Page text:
2 Country ETFs for Libyan Crisis
The following commentary comes from an independent investor or market observer as part of TheStreet's guest contributor program, which is separate from the company's news coverage.
NEW YORK ( TheStreet) - Stock assets would have pulled back soon enough. The fact that we have Libya oil production uncertainty is merely the profit-taking excuse that many had been waiting for.
Keep in mind, most of the world's indexes had been retreating already. Many emerging markets had been flirting with full-fledged corrections before crude spiked. Even Europe had been flatter than a pre-Columbus nautical map.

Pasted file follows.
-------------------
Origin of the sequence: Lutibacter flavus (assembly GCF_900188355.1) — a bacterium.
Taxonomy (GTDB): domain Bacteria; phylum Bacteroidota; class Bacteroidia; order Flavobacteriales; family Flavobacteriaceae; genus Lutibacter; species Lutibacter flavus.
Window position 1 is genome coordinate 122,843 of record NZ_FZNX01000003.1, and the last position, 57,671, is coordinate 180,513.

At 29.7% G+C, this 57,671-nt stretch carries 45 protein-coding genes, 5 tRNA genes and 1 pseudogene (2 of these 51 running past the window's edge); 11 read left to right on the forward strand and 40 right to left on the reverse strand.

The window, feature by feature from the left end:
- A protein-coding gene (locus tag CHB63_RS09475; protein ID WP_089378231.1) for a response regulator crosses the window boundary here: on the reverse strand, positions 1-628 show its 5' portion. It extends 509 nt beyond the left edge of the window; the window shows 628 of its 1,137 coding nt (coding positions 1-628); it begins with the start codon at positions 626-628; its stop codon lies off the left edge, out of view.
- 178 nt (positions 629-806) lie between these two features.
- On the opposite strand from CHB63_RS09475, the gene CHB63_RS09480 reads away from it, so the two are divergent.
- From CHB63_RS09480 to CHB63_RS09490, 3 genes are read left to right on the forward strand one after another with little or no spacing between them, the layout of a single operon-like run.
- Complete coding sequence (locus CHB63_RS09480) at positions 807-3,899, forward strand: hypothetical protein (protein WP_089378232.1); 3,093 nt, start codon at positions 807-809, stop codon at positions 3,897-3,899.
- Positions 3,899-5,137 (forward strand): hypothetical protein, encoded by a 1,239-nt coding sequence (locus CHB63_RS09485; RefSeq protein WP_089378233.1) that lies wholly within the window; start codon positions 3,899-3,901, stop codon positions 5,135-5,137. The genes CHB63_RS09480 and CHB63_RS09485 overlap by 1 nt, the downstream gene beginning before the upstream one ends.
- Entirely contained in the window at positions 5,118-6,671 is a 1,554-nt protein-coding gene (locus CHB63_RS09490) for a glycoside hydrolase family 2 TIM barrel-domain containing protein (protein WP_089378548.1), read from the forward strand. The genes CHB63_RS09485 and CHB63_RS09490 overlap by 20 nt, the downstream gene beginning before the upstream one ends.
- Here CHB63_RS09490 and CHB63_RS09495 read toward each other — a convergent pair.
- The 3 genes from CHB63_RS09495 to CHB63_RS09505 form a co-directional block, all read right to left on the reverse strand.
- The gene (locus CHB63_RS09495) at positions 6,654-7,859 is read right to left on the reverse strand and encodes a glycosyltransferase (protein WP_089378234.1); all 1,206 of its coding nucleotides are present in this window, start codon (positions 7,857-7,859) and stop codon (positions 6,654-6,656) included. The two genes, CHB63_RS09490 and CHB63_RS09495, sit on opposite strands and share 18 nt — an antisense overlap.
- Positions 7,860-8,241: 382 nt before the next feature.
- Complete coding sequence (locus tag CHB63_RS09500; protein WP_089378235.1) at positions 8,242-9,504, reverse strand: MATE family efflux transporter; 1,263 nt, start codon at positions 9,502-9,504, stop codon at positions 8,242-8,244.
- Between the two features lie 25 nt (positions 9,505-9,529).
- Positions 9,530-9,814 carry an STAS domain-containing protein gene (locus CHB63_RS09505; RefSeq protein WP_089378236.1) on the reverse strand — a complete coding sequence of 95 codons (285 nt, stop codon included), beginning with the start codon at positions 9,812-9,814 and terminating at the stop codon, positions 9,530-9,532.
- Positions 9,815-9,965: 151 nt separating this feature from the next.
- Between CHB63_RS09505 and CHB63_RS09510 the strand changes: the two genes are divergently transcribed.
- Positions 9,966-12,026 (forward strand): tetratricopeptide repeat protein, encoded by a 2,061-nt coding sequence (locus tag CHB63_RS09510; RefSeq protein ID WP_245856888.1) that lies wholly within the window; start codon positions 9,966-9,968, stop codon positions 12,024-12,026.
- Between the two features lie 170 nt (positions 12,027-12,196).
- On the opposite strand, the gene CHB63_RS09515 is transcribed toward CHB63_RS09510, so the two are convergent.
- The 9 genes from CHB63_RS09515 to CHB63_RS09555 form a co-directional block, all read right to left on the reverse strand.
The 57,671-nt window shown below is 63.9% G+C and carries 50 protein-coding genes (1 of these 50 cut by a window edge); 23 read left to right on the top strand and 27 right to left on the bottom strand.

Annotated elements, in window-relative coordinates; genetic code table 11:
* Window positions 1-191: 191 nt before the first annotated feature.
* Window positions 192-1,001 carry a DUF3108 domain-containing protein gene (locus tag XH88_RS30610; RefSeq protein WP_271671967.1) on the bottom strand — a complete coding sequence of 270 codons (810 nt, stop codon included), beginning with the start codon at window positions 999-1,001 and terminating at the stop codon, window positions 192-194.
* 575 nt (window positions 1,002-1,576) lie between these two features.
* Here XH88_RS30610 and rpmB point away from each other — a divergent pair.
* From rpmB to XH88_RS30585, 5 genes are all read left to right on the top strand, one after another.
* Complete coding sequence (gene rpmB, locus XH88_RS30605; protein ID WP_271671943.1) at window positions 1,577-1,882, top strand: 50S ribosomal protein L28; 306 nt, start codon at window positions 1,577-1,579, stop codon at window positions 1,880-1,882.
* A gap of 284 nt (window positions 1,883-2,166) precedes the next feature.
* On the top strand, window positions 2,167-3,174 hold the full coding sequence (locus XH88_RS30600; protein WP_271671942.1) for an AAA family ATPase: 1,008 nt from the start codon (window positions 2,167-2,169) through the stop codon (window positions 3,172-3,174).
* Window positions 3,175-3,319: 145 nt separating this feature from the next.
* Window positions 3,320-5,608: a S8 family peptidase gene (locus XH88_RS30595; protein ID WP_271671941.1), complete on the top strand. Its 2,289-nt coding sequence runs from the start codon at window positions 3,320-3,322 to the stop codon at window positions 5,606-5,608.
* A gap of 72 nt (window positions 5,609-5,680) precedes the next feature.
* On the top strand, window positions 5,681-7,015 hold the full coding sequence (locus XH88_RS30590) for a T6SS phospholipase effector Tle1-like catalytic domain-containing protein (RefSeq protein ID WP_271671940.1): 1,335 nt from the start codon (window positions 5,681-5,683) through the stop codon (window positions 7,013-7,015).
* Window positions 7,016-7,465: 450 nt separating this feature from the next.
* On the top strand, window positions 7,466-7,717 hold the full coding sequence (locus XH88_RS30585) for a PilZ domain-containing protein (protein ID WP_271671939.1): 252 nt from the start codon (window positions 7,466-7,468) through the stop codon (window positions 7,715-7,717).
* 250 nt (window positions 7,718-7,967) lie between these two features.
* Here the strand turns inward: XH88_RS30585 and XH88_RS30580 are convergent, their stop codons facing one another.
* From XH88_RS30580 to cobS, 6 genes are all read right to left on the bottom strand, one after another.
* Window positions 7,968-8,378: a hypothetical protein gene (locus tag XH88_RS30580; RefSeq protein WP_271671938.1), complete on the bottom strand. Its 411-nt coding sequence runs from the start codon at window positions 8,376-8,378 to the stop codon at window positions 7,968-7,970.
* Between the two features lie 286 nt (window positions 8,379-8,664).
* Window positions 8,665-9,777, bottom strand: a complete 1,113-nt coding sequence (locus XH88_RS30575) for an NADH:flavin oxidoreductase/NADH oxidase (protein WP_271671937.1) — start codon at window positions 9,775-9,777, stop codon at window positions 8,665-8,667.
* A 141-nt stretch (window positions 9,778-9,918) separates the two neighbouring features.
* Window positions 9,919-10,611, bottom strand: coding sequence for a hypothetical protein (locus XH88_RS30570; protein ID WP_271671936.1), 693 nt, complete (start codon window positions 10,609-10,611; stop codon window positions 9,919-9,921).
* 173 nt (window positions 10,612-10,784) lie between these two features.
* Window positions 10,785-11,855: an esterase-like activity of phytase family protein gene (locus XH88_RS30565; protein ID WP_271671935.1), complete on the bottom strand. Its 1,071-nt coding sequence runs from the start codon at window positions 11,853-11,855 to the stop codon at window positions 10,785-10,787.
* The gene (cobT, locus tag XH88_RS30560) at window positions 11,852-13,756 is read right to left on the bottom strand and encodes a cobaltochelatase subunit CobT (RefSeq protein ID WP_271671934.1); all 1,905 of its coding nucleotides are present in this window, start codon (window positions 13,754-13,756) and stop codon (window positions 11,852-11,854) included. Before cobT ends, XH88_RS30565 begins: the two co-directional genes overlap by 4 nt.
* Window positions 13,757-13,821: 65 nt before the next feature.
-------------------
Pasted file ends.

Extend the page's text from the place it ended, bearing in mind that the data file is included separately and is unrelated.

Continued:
Could the U.S. defy the equity gods on the strength of corporate earnings alone? Not when the global industrial cycle is as interconnected as it has ever been. Certainly not when home prices hit new lows, interest rates climb, commodity-price inflation soars and employers hesitate to hire.So where do you go from here? In truth, the choices may be limited. With that said, if stop-limit loss orders have increased your cash position, and you're willing to rotate into Country ETFs with increasing relative strength, consider countries with vast energy reserves. For instance, the Egyptian uprising began exactly one month ago. While Egypt is not an oil producer, investors began eyeing a possible spread of Middle East unrest by shifting towards oil-rich nations like Canada. The iShares MSCI Canada Fund (EWC) posted the best one-month rolling returns with an approximate 6.2% gain. With Libya protests kicking into overdrive in the last 3 sessions, here's how several oil-rich Country ETFs and oil-agnostic Country ETFs have fared: Here's how well oil-rich nation investments have held up: In the oil-rich category, Market Vectors Russia (RSX) was up 0.6% and EWC was down 1.2%, while in the oil-agnostic category, SPDR S&P 500 (SPY) and iShares MSCI Japan (EWJ) were down 3%. Even before the Libyan nightmare began, I began ratcheting up my exposure to iShares MSCI Canada. The reasoning? If the global industrial cycle remained vibrant, non-OPEC standouts like Canada and Russia would benefit from rising commodity demand. Moreover, the Fed-inspired devaluation of the dollar would likely benefit the energy producers. In other words, these country ETFs stood to benefit from enhanced global GDP. Now that we're looking at oil price spikes where people are talking about threats to ongoing global expansion, one still has reasons to believe that Canada and Russia will outperform on a relative basis. I myself have enough exposure to Russia in regional emerging market ETFs, so I'm a bigger proponent of EWC.
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